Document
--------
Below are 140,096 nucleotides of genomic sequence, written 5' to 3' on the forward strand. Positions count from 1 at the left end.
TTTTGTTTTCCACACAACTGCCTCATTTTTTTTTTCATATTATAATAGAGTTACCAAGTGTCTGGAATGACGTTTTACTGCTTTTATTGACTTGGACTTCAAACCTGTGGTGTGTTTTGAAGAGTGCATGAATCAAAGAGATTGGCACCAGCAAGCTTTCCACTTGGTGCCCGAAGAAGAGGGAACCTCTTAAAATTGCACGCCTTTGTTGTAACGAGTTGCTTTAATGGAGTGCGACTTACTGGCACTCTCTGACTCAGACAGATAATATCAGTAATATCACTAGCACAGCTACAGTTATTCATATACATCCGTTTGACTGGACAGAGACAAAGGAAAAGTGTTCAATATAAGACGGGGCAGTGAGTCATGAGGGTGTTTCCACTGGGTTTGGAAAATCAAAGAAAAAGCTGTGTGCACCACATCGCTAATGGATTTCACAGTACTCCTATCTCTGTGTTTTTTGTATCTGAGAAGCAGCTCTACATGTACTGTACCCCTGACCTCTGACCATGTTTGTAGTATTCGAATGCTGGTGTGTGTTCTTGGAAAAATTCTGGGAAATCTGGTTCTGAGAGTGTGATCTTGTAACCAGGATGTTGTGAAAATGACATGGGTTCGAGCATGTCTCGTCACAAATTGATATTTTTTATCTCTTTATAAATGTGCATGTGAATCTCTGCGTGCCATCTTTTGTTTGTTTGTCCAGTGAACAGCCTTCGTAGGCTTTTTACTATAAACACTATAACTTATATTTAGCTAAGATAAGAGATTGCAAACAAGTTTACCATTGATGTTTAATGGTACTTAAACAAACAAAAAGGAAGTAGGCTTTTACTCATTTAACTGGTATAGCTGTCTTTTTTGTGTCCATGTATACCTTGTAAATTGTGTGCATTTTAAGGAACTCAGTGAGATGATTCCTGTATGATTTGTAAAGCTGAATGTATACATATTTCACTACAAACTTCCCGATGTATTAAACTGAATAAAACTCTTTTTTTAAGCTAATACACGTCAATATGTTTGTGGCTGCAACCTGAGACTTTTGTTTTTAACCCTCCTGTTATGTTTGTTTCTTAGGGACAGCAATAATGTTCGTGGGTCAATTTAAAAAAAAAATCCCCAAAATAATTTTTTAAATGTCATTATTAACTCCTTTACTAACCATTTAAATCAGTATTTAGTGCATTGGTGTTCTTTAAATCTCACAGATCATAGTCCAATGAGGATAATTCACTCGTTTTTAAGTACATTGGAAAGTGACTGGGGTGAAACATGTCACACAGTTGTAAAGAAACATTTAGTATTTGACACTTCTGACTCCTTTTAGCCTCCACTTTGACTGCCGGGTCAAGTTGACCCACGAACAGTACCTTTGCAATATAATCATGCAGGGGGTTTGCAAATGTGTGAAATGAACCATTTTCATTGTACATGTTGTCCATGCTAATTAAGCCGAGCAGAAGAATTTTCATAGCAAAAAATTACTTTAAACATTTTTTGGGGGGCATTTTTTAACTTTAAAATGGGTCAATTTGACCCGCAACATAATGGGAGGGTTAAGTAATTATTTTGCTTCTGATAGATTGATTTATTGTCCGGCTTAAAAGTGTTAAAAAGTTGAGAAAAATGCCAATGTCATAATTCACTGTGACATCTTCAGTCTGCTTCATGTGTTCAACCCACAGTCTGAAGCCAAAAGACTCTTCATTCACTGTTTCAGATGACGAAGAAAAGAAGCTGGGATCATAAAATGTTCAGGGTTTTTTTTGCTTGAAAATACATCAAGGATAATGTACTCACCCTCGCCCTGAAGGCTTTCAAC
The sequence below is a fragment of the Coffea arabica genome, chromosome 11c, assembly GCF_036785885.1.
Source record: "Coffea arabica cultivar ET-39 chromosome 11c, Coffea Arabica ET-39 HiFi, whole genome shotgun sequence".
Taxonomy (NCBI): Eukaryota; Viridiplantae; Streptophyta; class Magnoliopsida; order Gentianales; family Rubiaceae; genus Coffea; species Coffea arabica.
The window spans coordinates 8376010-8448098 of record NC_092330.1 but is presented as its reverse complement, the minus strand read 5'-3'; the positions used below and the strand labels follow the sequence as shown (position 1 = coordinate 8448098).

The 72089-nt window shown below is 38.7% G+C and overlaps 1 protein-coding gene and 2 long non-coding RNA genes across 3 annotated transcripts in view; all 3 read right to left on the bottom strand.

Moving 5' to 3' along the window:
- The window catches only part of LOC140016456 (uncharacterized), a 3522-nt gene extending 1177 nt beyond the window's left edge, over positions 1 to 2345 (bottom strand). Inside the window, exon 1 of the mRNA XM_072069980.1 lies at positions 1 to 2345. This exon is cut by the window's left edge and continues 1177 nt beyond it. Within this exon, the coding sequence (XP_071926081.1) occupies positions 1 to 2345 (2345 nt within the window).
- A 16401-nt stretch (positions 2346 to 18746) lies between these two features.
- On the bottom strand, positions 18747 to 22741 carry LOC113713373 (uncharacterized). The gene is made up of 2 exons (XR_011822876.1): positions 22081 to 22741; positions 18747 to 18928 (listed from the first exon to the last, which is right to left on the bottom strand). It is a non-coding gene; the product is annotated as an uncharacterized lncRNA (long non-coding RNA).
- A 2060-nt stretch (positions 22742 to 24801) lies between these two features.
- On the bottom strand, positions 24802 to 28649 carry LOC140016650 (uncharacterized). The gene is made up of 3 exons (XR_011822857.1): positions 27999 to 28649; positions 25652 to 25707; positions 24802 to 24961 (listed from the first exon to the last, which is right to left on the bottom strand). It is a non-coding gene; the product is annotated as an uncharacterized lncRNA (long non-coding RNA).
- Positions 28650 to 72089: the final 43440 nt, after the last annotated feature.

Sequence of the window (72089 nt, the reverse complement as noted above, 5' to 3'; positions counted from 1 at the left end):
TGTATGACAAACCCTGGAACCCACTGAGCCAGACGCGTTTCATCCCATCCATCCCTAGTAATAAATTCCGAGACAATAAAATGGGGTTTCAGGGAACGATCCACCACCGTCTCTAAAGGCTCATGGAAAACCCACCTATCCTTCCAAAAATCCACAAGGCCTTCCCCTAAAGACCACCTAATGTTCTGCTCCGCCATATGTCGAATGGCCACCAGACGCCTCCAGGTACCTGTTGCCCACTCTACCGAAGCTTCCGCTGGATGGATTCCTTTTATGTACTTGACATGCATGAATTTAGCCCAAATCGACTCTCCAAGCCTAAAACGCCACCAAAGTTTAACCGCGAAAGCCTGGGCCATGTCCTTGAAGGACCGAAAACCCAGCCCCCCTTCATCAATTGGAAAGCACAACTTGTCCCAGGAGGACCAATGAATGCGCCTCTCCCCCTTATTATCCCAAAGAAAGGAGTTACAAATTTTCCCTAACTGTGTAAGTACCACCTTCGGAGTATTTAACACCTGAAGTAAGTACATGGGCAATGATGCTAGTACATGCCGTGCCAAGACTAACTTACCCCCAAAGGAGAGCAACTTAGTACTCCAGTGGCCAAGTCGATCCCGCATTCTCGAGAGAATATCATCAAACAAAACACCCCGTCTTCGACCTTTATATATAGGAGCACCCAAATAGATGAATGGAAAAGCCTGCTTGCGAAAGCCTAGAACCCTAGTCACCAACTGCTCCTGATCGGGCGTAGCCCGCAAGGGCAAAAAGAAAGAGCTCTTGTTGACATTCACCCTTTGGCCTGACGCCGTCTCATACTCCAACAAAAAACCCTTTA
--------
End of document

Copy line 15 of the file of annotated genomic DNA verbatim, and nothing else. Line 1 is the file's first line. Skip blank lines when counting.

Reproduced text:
Sequence of the window (72089 nt, the reverse complement as noted above, 5' to 3'; positions counted from 1 at the left end):